Neuroscience/American Sign Language
“I love it at SMC! The faculty and everything. The classes are so small, and every professor gets to know you and help you along.”
“Just now I’m taking an American Sign Language (ASL) class with Professor Rita Tamer, who is a great teacher,” says Janki Shah, who emigrated with her parents from her native India in 2008. “I’m a pre-med student, and I needed to learn a foreign language, so instead of learning Spanish or French, I decided to learn ASL. I have a close friend who is deaf, and I always wanted to talk with her. Learning any language is hard,” Janki continues, “and ASL grammar is way harder than English. But because Dr. Tamer makes it so much fun and teaches so well, I’m getting an A in that class.”
Janki foresees a time in her future when ASL may indeed come in very handy. “I’m in my first year of studying neuroscience, and hopefully, I’ll be transferring to UCLA. In neuroscience, you encounter a lot of people whose speech or hearing—or both—are impaired. And I think that knowing ASL will help me communicate with them, so they won’t feel so isolated. I’m studying in my field,” she continues “because it’s not something that many women get to do in India. Only men are supposed to be able to do certain things. But in America, you can study whatever you want. And my parents are very proud that I’ve decided to become a doctor.”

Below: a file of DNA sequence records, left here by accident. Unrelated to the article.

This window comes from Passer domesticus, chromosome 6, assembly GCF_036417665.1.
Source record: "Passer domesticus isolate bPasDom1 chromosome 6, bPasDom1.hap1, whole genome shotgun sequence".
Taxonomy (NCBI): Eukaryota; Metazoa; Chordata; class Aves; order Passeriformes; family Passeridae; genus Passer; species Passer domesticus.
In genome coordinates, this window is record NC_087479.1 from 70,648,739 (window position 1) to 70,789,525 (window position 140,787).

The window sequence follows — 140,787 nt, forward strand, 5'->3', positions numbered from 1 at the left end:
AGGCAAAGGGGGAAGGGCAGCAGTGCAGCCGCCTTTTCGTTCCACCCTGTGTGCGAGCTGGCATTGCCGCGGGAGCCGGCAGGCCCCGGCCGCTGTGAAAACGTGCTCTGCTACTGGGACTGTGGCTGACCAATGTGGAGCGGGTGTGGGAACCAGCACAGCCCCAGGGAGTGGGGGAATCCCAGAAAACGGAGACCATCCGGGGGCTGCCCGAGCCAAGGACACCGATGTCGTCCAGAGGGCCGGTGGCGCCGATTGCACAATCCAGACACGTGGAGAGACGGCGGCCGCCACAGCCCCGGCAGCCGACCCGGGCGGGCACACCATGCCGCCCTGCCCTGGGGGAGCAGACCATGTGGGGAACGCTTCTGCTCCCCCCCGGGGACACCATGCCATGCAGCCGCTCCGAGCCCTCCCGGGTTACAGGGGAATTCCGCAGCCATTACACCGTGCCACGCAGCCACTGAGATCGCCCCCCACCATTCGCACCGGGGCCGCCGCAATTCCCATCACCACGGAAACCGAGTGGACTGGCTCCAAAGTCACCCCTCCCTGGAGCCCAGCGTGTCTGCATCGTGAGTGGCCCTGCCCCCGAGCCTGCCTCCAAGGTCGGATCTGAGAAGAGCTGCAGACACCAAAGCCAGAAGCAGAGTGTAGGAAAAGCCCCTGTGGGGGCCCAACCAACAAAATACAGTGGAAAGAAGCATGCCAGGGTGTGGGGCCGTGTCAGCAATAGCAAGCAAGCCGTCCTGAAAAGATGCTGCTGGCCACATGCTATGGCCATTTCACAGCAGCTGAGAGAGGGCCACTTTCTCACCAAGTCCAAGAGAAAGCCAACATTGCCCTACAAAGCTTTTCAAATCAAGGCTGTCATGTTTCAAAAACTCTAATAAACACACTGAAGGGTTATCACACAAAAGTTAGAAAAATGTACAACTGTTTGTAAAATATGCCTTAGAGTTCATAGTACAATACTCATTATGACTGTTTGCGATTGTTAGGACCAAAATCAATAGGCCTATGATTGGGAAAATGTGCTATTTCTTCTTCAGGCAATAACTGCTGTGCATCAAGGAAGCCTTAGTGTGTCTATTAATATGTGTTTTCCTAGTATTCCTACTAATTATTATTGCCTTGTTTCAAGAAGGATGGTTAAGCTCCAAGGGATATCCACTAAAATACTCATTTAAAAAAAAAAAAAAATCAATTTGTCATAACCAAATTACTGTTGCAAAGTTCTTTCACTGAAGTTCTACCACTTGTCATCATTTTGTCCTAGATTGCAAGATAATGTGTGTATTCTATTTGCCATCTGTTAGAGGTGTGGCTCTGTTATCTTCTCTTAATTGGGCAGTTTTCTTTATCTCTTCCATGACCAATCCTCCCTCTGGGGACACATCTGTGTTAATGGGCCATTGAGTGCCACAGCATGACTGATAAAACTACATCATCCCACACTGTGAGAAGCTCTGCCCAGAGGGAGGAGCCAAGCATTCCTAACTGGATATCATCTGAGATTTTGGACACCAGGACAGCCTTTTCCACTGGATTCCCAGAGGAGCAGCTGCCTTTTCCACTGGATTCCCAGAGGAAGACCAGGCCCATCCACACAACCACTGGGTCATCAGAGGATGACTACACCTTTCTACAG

With her US citizenship imminent, Janki plans on making yet another untypical move in her future. “I’m thinking very seriously about joining the military when I graduate,” she says. “This country has already given me so many opportunities, and I would love to be able to serve the needs of the American people.”
Read more stories from present and past years in the SMC Student Spotlight Archive.